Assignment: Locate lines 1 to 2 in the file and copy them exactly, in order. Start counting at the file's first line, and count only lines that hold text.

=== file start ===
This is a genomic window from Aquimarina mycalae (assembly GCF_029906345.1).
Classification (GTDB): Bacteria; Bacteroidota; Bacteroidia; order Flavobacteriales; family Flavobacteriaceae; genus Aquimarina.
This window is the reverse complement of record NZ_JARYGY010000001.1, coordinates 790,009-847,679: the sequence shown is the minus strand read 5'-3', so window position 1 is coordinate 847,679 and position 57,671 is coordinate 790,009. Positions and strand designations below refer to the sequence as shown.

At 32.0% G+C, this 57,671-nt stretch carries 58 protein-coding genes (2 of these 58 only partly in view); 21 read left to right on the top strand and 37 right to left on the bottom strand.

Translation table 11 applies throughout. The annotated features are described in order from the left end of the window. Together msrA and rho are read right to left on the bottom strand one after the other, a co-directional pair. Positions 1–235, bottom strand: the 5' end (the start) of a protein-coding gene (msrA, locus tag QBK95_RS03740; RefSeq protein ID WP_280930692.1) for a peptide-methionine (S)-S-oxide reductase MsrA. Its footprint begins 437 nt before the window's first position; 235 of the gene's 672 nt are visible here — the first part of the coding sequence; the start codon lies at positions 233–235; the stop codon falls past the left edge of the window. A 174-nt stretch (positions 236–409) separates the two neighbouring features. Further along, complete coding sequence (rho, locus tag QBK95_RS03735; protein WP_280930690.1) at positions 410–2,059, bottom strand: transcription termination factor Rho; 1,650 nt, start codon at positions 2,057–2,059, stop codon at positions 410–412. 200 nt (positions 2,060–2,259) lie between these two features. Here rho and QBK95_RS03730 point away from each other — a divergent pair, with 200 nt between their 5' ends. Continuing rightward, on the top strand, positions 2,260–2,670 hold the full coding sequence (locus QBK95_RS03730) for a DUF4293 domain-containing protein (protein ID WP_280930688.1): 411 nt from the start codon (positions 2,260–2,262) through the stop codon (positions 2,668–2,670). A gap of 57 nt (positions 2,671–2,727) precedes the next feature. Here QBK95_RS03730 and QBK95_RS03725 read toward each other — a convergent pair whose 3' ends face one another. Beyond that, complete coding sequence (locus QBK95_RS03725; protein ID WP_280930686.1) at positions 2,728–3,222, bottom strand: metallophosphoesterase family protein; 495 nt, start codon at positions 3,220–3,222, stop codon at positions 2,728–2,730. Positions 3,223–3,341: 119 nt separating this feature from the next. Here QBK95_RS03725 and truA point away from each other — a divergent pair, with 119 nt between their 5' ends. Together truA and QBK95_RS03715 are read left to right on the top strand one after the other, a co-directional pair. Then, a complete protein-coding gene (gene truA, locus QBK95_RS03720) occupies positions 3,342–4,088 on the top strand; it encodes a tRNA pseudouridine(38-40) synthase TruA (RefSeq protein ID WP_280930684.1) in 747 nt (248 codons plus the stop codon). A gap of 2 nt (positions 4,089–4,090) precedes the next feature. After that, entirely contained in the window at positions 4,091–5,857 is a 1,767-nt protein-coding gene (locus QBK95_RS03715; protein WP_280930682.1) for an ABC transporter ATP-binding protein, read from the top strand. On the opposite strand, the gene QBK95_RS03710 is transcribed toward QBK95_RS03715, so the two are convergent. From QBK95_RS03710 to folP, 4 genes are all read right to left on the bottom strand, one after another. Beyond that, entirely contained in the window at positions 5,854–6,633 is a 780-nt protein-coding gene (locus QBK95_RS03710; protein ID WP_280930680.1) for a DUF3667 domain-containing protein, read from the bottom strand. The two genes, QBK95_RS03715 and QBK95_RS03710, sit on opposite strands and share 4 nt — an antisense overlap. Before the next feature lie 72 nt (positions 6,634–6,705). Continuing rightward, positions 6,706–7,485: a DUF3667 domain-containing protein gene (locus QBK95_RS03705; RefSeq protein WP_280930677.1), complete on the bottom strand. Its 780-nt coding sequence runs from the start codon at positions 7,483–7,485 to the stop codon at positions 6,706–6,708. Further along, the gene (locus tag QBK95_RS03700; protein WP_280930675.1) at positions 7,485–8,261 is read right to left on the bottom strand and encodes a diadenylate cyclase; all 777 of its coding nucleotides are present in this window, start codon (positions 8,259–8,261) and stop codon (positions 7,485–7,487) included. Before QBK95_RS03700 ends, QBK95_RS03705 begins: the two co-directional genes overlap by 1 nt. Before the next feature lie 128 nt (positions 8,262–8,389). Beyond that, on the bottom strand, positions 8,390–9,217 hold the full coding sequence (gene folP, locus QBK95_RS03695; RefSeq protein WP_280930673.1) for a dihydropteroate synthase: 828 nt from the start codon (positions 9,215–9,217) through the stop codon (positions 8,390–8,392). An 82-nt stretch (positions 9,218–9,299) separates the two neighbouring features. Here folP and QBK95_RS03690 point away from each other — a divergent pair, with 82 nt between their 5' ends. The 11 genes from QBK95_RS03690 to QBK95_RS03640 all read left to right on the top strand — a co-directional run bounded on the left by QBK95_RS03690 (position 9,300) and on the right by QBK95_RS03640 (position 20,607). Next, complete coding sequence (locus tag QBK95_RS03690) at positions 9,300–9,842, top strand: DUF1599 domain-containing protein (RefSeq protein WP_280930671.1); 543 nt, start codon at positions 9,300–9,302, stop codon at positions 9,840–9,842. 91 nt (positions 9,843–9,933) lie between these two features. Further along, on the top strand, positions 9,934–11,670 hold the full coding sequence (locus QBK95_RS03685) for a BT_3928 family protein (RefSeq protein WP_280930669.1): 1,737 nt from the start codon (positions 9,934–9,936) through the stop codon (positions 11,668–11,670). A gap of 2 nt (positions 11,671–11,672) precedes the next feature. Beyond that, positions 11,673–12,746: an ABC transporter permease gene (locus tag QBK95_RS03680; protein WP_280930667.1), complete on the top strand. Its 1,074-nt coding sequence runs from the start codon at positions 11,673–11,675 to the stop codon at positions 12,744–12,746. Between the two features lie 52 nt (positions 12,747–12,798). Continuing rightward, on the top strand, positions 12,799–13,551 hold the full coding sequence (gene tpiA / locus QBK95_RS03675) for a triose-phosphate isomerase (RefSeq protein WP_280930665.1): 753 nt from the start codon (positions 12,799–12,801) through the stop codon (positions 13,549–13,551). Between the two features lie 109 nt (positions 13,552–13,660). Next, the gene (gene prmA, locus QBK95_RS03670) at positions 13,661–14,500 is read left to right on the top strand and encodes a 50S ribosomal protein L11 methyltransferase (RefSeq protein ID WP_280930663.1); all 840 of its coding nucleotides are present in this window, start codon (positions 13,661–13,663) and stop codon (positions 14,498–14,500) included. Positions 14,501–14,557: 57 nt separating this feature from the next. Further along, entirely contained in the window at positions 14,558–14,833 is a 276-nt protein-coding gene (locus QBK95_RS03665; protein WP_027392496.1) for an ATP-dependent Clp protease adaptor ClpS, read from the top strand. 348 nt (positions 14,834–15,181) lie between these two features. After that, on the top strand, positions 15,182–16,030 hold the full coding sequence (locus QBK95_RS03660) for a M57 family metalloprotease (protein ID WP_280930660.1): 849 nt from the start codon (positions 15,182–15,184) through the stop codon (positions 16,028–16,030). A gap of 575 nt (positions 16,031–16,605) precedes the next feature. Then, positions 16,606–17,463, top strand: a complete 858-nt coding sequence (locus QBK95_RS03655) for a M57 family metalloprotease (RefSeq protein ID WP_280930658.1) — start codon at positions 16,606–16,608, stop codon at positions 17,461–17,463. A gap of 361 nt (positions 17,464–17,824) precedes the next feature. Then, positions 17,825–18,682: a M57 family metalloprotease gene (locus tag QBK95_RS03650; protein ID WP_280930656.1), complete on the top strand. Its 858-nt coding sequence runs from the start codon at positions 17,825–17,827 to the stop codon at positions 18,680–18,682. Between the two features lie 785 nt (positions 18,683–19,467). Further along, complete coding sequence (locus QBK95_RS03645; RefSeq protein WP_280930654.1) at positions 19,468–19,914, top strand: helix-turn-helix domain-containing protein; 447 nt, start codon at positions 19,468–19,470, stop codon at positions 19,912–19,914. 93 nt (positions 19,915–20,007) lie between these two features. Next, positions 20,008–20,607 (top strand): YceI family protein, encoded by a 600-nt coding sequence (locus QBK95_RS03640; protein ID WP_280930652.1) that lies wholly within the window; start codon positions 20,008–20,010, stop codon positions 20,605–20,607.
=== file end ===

This is a genomic window from Aquimarina mycalae (assembly GCF_029906345.1).
Classification (GTDB): Bacteria; Bacteroidota; Bacteroidia; order Flavobacteriales; family Flavobacteriaceae; genus Aquimarina.